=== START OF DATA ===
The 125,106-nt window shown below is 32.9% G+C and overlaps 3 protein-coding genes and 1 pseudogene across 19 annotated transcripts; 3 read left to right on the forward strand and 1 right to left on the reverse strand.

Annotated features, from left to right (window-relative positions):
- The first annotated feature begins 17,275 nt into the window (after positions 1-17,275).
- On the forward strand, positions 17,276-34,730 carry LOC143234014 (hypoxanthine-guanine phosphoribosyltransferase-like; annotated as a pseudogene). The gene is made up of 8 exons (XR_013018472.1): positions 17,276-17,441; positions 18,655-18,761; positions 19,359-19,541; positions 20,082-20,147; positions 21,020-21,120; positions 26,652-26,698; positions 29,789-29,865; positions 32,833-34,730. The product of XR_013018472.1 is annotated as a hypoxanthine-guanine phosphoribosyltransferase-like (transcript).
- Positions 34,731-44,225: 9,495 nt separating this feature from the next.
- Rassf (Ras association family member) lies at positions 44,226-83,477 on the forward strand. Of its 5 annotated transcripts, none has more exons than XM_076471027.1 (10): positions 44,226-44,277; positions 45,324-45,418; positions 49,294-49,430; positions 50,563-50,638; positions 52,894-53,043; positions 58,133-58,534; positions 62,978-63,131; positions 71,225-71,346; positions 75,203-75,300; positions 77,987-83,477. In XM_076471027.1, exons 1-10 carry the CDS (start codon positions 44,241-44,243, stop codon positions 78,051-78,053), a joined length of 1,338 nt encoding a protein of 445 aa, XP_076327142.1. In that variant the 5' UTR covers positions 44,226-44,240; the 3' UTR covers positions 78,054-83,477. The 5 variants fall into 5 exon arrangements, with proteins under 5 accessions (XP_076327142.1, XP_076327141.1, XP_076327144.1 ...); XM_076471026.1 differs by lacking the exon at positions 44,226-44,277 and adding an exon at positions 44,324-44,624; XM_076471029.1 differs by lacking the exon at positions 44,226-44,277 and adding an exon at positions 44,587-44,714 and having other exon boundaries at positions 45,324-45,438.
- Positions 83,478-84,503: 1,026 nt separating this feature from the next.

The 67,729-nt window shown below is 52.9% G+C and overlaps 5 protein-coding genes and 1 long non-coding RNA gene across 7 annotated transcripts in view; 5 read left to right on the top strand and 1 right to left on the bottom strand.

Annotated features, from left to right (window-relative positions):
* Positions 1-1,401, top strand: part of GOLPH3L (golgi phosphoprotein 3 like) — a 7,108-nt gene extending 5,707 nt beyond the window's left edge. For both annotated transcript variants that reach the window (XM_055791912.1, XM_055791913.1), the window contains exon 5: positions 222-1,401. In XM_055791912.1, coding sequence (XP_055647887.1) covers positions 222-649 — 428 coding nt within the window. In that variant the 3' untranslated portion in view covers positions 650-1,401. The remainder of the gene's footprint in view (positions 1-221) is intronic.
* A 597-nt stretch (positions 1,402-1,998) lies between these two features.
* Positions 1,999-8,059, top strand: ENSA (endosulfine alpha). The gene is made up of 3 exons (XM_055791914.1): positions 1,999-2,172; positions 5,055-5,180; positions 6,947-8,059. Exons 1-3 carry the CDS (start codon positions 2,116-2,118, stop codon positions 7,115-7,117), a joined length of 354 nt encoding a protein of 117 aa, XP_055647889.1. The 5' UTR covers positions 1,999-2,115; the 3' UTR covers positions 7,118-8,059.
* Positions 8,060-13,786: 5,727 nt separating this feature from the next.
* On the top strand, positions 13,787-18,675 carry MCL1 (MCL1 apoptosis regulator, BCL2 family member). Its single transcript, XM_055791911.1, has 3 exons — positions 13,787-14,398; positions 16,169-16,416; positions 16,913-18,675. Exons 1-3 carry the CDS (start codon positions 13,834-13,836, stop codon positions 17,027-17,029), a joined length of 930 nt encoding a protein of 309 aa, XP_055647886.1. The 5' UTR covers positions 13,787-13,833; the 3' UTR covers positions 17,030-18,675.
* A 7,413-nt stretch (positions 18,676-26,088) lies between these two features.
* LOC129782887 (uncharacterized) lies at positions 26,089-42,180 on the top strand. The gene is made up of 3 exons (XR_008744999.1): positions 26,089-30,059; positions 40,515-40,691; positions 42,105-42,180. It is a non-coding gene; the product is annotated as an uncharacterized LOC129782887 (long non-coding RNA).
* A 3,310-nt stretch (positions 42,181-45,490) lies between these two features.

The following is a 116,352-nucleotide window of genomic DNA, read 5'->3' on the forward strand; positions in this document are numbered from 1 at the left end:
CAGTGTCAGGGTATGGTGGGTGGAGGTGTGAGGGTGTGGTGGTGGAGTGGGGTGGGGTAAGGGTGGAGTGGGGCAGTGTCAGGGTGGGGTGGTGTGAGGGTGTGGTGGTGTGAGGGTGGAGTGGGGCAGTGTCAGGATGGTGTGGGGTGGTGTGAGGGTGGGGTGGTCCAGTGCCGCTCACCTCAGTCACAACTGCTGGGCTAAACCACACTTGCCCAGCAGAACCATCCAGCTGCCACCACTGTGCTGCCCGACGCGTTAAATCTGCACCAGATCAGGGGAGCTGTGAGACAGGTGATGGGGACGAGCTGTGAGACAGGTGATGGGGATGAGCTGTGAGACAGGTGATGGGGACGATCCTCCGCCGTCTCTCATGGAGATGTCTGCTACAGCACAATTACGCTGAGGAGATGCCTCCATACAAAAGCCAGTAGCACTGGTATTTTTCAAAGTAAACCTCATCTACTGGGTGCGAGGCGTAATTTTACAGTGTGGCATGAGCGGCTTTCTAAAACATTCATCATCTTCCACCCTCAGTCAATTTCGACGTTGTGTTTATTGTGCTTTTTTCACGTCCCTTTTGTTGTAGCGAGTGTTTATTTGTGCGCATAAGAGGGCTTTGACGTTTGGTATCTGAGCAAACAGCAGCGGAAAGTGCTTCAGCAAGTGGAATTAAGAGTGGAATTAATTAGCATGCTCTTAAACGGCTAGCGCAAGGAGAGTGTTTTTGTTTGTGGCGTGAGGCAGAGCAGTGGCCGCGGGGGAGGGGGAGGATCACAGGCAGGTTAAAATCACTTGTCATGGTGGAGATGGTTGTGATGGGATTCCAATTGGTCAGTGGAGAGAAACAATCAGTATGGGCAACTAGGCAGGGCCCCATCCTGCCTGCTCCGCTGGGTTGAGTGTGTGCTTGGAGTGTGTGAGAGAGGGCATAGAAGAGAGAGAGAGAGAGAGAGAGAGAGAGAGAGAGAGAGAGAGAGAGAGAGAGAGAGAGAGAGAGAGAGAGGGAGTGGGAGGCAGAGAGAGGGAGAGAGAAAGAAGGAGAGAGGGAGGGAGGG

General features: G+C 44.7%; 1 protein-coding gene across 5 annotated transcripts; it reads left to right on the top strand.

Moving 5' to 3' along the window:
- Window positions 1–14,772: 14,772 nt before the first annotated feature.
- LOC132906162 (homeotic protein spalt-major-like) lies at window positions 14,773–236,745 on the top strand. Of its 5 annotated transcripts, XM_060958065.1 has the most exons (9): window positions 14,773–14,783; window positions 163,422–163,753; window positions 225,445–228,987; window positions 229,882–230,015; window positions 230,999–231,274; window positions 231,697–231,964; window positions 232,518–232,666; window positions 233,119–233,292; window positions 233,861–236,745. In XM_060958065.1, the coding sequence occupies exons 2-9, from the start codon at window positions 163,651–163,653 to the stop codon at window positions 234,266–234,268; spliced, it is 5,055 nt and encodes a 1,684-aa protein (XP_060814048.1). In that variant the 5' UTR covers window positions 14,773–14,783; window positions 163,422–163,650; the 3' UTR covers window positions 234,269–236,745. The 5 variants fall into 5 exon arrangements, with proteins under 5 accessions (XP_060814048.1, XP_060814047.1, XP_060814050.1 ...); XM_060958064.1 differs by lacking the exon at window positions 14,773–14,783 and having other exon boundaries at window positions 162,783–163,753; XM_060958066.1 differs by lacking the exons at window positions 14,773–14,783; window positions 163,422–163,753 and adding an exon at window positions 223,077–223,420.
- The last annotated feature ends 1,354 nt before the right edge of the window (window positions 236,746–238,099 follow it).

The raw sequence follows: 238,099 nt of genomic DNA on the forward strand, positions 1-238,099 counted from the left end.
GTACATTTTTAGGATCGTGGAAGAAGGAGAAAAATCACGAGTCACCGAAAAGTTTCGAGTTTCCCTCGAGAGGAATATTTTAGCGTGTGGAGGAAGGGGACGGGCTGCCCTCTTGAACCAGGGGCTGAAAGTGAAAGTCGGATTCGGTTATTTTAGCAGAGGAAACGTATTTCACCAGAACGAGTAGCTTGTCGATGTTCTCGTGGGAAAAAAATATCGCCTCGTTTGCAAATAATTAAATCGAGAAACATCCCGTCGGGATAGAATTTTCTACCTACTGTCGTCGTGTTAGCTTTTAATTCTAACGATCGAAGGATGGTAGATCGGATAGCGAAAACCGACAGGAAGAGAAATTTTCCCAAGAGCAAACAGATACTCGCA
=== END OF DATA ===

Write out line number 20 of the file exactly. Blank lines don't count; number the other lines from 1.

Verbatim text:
General features: G+C 44.7%; 1 protein-coding gene across 5 annotated transcripts; it reads left to right on the top strand.